“The Father” was heartbreaking and Anthony Hopkins was utterly amazing in it. That movie absolutely broke me.

    • lisa says:

      it has really stayed with me mores than any current movie ive seen in several years. there is a movie called the whispers with dame Edith Evans that also stays with me in the same way. I was really blown away by both performances in a way that rarely happens

  10. Jessa says:

    I think the outrage is more for the producers of the show. They rearranged the categories banking on Chadwick’s win and creating a moment. Traditionally Renee would’ve been the one to present this category and we know she wouldn’t have something nice to say to each nominee. Joaquin didn’t do that. Plus, there were no clips of their performances so the nominees were listed and then a winner was called, The winner wasn’t there to accept, and that was the end of the show. If the show had gone in the traditional order then it would’ve ended on Nomanland big win and Frances’ howl which is a better ending than what actually happened.

    • Soupie says:

      Agreed. They took a potentially ground breaking good show and basically threw it away. Thee were a lot of good moments but recalling the thing, it’s frustrating. Irritating.

      As for Anthony Hopkins, I’m afraid to watch it because of what I went through with my mother and her frontal lobe dementia the last two years of her life. We didn’t really know it was dementia til almost the end because she had always been a difficult person so we weren’t able to really differentiate the two.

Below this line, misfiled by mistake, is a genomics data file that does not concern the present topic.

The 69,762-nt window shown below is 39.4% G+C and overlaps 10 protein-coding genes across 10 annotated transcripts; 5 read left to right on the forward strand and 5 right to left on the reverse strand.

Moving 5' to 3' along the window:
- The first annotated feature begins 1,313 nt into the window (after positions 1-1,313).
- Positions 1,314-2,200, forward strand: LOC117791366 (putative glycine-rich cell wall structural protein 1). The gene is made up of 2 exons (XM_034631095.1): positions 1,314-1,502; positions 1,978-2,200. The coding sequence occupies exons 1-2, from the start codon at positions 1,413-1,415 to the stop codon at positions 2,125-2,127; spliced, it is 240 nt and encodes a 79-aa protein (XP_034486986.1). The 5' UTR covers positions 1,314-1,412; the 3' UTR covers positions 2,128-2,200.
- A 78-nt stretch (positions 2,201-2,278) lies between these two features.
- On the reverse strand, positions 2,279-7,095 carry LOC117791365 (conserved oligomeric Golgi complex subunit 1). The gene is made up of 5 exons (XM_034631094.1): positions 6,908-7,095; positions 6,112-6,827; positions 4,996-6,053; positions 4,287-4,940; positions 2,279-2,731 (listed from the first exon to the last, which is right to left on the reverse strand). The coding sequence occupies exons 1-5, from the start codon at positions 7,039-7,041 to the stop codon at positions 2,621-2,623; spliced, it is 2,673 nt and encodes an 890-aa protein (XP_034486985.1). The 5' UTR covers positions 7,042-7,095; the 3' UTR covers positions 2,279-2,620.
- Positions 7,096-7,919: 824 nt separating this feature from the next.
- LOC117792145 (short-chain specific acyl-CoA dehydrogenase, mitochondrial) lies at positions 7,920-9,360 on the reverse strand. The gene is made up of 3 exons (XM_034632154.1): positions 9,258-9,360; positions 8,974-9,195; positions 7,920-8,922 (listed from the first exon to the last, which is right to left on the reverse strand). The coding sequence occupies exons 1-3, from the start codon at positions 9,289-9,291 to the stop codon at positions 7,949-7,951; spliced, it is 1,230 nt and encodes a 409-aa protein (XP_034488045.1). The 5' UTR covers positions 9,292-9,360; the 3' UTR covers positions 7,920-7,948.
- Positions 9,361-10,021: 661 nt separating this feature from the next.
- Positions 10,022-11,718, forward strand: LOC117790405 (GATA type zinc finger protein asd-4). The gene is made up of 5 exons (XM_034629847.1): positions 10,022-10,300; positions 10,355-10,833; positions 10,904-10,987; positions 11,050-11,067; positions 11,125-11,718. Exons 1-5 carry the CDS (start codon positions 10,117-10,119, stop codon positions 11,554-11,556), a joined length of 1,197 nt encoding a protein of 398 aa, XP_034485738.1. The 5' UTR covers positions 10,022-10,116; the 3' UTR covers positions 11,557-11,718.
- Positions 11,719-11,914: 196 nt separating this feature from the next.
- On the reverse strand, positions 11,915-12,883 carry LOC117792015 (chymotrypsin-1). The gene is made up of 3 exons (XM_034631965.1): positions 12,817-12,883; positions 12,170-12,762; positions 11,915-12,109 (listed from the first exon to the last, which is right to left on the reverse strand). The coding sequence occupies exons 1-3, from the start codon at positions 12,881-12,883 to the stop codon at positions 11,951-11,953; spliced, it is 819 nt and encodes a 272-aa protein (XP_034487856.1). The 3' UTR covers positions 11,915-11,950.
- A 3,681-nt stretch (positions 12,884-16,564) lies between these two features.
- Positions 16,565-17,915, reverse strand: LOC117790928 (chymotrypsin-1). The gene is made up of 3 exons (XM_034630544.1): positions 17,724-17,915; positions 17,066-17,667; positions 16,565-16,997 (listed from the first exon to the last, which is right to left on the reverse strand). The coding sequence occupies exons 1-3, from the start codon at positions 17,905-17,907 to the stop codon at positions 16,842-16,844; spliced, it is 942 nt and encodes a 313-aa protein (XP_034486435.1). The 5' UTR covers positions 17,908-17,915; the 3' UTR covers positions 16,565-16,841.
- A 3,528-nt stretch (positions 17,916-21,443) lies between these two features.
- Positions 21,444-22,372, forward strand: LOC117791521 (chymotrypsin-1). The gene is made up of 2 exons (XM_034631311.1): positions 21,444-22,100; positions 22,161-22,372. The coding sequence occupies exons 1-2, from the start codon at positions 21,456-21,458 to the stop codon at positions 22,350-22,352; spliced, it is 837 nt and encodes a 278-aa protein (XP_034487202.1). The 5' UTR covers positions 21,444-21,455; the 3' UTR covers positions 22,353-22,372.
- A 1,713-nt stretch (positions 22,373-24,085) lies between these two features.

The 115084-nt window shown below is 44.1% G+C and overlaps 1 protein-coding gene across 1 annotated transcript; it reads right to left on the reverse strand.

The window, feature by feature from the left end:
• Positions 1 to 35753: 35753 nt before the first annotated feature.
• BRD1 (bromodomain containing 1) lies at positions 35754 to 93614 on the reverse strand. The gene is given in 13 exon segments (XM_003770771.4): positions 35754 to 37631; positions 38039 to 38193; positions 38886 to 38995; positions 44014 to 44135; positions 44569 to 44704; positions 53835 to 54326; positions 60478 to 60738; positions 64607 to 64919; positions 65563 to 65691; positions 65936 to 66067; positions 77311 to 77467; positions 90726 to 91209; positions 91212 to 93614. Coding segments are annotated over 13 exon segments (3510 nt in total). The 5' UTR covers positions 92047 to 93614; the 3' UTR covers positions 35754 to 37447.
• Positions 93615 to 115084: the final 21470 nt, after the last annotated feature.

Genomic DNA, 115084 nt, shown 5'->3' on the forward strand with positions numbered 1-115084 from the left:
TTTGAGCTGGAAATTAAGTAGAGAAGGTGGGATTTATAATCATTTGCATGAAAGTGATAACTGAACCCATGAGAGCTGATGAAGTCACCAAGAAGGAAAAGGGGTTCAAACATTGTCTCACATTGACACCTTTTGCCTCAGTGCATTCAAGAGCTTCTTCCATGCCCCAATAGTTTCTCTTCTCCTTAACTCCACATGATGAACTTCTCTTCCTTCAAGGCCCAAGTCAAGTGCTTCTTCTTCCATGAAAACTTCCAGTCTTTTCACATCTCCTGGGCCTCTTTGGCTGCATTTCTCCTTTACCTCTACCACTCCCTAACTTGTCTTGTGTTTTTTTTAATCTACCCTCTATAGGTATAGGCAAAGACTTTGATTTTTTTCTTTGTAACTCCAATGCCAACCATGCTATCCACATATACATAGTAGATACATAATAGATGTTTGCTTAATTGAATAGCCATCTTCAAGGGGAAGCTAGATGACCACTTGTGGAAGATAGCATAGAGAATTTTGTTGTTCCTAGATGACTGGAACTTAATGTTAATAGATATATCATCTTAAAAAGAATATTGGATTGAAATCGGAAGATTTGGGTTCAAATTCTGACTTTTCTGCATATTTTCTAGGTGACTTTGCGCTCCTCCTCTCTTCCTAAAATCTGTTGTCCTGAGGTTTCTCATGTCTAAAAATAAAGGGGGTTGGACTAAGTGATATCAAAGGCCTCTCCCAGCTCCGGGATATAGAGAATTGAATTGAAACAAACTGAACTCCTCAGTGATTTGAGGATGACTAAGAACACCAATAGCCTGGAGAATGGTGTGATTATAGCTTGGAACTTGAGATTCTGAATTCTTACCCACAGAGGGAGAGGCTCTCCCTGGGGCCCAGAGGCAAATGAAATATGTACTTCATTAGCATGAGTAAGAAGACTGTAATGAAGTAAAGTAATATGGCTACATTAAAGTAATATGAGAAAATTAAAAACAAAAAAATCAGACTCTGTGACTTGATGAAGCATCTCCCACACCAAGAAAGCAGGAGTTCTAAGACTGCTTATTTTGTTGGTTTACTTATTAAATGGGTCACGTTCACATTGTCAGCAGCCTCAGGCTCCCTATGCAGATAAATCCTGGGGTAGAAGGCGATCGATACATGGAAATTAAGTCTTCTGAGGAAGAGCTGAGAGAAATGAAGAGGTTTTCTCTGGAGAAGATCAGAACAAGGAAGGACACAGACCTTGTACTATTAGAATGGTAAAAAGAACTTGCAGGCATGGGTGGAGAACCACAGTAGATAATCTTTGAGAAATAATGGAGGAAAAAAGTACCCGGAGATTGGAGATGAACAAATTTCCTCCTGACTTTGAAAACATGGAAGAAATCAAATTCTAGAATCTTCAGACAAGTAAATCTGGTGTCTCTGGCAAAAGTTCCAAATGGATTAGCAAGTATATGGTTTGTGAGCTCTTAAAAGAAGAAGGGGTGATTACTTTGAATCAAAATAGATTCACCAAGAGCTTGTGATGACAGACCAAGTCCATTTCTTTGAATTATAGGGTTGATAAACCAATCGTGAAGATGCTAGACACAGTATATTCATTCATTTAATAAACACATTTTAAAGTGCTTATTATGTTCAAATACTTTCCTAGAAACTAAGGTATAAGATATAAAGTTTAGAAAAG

11. Miranda says:

    Confession: I still get teary-eyed anytime someone mentions Chadwick Boseman. I really wanted him to win, but I understand why it went to Anthony Hopkins instead, and it was very kind of him to acknowledge the tragic loss.

    And if anyone would like to know Chadwick’s legacy, I have one example (which I think I shared here immediately after his death, but it’s worth repeating): When Black Panther came out, I was teaching at a school in Harlem, where my class was all Black children. They. Were. Obsessed. They memorized that movie, they reenacted it at recess, and one of my students even wore his T’challa PJs to school a couple of times. They also became fascinated with African history, forcing us teachers to do some impromptu research to feed their curiosity (and given that many of us were white, it definitely did us good to learn about it, too). It was so exciting for them to learn that, while it wasn’t exactly Wakanda, Africa was/is home to great civilizations long before European colonialism, and that their ancestors were more than just slaves. Having a Black superhero was HUGE for these kids, and I really hope Chadwick was aware that his role inspired countless Black children to learn more about their incredible ancestors and homelands. Personally, I think that’s WAY better than an Oscar.